You may recognize the card on the right from the most recent eArticle, “Sponge & Brush Techniques for Stampers”. On the left is a second take on the card that I created today using the same stamp images and the same basic color scheme. Both cards used stippled ink from an inkpad for the base color on the stamped flower. But there are some differences . . .
The original card was created to show one way to use a sponge or a brush on a stamped card. In this particular example, I used yellow and green dye inks and a stencil brush to apply color to the stamped image. I then used colored pencils to add more shading. (See page 35 and 36 of the pdf eArticle to see the process.) Originally I had intended to cut the image out and mount it on a card, but I liked the soft stippled color that went past the image lines; it reminded me of some soft watercolor looks. So I left it this way. But I kept wondering what it would have looked like if I had cut it out. So I decided to make the card again and see.
So I got out my stencil brushes again, stamped the image in black dye ink and stippled on some color. This time around, I decided to try pigment ink instead of dye ink, although the colors are similar. (You may remember that I put a ColorBox Petal Point “Pigment Option Pad” near my work area in my recent “Keeping Stamping Supplies Close” blog post with the hope that I would use it more. It definitely is working! I used it several times for the eArticle and reached for it today as well.)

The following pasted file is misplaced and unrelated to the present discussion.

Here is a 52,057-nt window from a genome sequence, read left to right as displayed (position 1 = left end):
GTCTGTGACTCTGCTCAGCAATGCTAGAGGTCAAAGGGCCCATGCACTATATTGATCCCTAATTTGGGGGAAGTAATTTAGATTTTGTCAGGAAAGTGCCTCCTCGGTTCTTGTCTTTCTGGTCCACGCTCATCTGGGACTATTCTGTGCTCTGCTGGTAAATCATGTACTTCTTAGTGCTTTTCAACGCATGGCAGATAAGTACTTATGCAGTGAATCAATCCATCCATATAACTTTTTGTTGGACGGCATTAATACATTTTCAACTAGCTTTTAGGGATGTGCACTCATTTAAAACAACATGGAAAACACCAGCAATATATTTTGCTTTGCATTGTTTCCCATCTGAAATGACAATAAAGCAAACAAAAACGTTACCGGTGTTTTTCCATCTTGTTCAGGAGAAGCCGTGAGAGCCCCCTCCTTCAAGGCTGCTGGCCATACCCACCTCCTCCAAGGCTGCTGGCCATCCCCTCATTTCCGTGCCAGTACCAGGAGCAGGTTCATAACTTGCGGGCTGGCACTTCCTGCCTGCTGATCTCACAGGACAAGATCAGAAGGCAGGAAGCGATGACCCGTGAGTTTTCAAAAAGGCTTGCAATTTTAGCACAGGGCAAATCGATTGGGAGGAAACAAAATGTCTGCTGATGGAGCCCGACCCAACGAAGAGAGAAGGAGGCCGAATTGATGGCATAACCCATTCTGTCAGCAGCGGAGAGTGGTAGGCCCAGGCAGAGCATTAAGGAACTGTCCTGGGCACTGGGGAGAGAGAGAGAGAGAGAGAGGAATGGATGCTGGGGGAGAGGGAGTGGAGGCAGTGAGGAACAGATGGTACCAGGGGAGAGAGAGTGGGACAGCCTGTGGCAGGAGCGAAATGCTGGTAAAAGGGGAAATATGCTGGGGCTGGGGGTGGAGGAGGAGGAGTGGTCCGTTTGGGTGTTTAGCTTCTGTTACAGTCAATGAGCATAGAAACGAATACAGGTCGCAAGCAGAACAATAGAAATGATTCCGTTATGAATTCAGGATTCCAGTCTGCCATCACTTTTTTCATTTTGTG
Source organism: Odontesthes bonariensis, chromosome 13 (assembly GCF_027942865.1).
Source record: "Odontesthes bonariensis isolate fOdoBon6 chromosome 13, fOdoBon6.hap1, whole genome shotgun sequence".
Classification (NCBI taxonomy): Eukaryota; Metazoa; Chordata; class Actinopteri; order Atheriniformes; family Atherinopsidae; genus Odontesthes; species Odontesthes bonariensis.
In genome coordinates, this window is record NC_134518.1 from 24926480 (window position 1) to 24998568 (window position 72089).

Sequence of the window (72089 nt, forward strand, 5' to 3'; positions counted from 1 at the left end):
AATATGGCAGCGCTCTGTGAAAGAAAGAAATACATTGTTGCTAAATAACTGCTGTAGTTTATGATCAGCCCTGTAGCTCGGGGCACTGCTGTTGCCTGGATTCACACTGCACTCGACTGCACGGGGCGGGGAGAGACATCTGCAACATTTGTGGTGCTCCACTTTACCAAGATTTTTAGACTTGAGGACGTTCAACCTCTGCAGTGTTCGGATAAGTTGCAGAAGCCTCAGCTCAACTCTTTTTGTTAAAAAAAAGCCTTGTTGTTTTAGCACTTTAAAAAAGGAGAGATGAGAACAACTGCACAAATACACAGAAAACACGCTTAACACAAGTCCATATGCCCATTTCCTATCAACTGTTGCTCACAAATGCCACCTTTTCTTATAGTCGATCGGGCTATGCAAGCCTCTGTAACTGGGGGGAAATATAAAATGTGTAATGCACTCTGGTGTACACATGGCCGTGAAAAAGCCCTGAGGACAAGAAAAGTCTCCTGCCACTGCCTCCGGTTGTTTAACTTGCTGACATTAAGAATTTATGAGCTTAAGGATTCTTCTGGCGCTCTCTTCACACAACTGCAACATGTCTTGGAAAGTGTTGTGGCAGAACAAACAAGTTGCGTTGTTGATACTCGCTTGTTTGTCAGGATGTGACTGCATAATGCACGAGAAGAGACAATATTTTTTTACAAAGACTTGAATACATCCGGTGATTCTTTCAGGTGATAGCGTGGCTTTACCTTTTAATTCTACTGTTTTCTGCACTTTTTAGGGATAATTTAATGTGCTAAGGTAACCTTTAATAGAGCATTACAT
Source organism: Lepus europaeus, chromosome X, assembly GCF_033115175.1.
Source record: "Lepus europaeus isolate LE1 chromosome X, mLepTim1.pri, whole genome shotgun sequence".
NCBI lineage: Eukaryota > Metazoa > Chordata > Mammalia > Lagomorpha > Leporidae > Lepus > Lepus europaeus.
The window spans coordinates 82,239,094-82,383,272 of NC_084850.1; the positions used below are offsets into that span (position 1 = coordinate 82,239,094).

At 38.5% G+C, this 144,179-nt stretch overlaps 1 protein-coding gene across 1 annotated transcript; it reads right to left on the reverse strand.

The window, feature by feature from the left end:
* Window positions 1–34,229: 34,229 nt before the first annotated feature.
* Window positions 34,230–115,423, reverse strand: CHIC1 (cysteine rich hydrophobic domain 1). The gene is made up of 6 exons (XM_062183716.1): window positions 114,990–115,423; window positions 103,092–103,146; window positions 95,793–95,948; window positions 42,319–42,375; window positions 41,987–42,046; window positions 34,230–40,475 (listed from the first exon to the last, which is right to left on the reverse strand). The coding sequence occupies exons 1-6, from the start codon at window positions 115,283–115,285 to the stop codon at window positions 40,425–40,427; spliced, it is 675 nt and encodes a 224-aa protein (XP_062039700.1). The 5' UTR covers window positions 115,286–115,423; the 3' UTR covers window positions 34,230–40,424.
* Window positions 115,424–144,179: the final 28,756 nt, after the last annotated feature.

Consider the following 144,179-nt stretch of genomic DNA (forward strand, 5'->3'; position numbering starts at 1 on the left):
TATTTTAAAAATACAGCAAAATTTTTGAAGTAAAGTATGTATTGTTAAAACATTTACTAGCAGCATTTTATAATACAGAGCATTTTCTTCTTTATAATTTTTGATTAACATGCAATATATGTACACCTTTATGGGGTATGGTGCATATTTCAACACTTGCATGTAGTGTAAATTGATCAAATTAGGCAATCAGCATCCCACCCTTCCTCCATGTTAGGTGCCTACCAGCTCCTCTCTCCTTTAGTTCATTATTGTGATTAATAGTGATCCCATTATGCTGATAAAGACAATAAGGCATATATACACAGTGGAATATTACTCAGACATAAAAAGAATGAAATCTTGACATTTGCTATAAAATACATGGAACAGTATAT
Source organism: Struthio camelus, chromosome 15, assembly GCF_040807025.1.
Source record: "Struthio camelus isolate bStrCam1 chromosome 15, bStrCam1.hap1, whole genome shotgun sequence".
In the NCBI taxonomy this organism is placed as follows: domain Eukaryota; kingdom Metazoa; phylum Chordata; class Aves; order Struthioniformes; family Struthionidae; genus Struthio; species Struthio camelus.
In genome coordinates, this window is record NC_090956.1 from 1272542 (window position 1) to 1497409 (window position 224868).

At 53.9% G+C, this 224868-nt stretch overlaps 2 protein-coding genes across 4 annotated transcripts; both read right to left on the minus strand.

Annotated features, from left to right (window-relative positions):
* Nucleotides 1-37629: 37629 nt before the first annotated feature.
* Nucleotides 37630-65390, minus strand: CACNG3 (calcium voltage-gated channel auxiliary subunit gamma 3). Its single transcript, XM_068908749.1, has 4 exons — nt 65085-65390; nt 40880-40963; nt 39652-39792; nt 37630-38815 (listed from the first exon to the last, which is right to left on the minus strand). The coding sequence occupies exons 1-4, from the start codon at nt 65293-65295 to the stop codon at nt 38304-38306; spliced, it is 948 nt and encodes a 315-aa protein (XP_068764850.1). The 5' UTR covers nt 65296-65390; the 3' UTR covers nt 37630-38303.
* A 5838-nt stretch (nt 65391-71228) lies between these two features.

Because the pigment ink was more opaque than the dye ink, I found that I needed to go darker with the colored pencils this time around. Once I was happy with the color, I used small sharp scissors with curved points to cut out the image. I have to tell you that I get really bored cutting out detailed stamp images like this. It took about ten minutes.
But I do like the result. Cutting it out let me mount the image onto the card using 3D Glue Dots that create a nice drop shadow around the image that I like. Notice too that because it was cut out, I could now let the stamped image overlap the layer below, breaking up some of the rigid boxes of the original card.
On both versions of the card, I used stippled and/or sponged background paper. The background on the original card was one that was intentionally created for the eArticle. The background on the new card was instead a random piece of cardstock that I had used in playing around with sponging and stippling during the process of working on the eArticle. Although it was not intended as a background, I like the random look for this layered card.
So what do you think? Do you think it was worth the trouble to cut this image out along all its detailed lines?
(Flower: The Stamp Connection; Text: Unknown.)